McLean traces the ripple effects from the “summer of mercy” to many of the last decade’s themes in Kansas politics: the election of Sam Brownback as a conservative governor, the abortion litmus test of politicians, and the rise of Statehouse powerbrokers like Susan Wagle, who served two terms as Senate president.
The storytelling of this episode rises above many of the other podcasts centered on Kansas podcasts because it uses archival footage, background music and tight audio editing to compress time (and huge ideas) into a tidy 21-minute package. For some listeners, it will be a way to discover the podcast for the first time. Although these older episodes do not appear on the podcast’s Spotify or Apple podcast feed, you can find them on the KCUR website using their search bar.
Chillin’ in the Statehouse, July 27, 2021
Jason Tidd joins the podcast created by the Topeka Capital-Journal to map out the web of decision-makers who will decide on the community health measures that will be taken in response to this summer’s coronavirus surge. The disjointed and often conflicting government response has been an obstacle from the first days of the pandemic, starting at the Oval Office and cascading down to middle school principals. Tidd and host Andrew Bahl explain how state regulations and local politics will influence everyone from local school districts, county health commissions, the governor and more.
The lighthearted intro to the podcast helpfully introduces Tidd, but also creates some tension with the serious subject matter for the rest of the episode: a deadly pandemic and a state response being handcuffed by political turf wars and useless rhetoric. The podcast’s inside jokes, word play and silly jabs aren’t as helpful as the Statehouse expertise and background knowledge (for instance, we learn that only 34 of more than 300 nursing homes have achieved benchmark vaccination levels for their staff).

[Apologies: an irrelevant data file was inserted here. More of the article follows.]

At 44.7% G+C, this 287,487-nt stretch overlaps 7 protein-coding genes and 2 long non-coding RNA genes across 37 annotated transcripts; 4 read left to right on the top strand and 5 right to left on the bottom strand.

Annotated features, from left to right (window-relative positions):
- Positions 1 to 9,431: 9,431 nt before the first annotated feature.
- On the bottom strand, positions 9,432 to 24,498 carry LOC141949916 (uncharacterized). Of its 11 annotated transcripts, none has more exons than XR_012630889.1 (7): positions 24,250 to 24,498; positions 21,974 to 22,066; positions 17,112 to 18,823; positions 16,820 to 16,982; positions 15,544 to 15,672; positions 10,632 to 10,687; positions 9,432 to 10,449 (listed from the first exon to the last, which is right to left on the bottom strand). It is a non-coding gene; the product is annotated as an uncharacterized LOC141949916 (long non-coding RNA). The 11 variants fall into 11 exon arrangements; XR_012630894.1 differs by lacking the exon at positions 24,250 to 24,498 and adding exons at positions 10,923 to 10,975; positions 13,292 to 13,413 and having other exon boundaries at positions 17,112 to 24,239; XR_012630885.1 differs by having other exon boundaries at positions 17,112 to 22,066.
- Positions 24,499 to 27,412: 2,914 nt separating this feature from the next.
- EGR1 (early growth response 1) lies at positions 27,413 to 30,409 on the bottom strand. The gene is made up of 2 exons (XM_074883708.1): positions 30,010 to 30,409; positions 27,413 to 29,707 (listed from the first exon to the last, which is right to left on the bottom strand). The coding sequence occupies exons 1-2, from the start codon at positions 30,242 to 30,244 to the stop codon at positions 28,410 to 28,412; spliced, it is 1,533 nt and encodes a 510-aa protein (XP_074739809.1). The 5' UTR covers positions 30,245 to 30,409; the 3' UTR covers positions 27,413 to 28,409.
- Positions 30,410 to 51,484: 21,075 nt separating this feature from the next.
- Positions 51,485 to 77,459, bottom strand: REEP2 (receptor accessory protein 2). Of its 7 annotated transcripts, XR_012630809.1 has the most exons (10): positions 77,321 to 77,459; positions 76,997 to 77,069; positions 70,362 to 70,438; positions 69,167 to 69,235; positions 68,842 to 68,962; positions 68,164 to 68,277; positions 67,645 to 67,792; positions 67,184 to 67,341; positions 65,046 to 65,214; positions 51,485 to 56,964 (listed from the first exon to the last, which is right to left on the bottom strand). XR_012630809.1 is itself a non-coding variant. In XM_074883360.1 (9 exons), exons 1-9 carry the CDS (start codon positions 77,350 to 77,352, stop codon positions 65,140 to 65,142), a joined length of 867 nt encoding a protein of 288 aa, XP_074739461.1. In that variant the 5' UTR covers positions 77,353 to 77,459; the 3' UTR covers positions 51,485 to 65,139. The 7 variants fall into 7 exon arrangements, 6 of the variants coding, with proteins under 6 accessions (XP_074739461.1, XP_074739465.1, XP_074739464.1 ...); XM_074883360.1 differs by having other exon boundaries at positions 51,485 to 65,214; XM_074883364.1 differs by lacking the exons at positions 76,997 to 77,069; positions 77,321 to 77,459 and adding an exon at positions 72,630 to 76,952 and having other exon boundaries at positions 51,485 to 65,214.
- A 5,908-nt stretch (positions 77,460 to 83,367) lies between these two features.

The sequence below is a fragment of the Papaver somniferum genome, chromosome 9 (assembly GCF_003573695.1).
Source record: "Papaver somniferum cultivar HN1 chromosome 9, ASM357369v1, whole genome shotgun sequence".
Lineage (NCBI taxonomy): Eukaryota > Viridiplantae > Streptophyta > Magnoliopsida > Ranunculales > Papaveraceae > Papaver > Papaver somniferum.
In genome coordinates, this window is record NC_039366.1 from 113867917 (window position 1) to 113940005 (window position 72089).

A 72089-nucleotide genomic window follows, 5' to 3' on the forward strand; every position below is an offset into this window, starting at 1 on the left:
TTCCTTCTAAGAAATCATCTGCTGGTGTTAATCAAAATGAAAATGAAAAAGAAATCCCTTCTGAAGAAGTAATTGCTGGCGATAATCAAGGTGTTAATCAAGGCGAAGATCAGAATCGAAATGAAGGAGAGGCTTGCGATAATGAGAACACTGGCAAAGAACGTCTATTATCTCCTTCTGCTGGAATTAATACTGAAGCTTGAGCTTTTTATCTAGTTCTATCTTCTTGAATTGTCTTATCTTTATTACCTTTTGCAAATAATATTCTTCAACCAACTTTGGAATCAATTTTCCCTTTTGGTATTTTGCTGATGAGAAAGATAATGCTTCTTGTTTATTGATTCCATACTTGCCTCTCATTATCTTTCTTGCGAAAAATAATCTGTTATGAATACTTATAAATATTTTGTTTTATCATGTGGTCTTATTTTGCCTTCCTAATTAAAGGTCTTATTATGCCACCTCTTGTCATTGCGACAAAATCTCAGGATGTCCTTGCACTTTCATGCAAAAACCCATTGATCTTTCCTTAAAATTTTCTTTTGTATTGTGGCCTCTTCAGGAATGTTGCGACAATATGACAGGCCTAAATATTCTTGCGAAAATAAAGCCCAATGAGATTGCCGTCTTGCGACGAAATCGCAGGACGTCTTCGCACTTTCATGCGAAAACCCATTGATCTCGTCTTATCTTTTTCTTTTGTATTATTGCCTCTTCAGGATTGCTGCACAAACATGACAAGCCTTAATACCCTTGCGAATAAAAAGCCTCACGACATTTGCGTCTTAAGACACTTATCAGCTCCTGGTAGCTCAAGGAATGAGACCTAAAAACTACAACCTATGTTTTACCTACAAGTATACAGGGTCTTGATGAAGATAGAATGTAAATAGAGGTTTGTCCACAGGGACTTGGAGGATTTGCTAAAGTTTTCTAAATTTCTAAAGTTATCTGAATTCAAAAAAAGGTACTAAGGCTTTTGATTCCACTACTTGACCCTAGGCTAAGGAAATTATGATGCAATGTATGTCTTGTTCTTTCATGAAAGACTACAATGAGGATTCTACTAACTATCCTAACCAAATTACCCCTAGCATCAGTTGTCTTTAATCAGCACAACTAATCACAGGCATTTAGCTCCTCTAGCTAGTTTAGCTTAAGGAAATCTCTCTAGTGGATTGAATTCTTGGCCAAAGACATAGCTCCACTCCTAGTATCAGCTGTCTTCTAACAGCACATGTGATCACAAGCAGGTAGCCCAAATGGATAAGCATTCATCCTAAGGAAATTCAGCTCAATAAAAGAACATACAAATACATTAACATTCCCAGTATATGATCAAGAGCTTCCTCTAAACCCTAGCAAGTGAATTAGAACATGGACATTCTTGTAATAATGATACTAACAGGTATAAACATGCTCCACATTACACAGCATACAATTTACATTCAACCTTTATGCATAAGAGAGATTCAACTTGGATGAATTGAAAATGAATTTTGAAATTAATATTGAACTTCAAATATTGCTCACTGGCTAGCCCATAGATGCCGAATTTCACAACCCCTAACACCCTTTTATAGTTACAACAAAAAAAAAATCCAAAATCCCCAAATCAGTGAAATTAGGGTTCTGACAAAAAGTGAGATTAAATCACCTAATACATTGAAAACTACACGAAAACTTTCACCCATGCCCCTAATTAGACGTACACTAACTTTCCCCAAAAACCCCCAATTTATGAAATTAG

Just as we experienced in 2020, the news is moving fast here. Tidd and Bahl couldn’t know that additional Kansas school districts would mandate masks, including Shawnee Mission Schools. Unfortunately, we will all be monitoring the dance of COVID cases and local regulations again this summer and fall after assuming that we had the virus “beat” through vaccinations. This episode reminds us of the powers that the governor and counties have, along with their limitations.
Up To Date, July 23, 2021
A quick recommendation for political junkies: Steve Kraske interviews two presidential historians about a recent ranking of U.S. presidents. The local connection is the rise of Missouri’s Harry Truman and Kansas’ Dwight Eisenhower as they climb in the view of academics. The timely connection is the low ranking of Donald Trump almost immediately after he left office in January.
Up To Date, July 22, 2021
Kraske’s interview with U.S. Rep. Sharice Davids is worth a listen as she explains that — this is absurd — a newborn baby is sometimes enrolled in the health insurance of the parent who has the first birthday. She has proposed legislation that would eliminate the “birthday rule” by requiring providers to ask parents (why wouldn’t they?) whose insurance is used for their new family member.
What did we miss? Email [email protected] to let us know of a Kansas-based audio program that would be interesting to Audio Astra readers.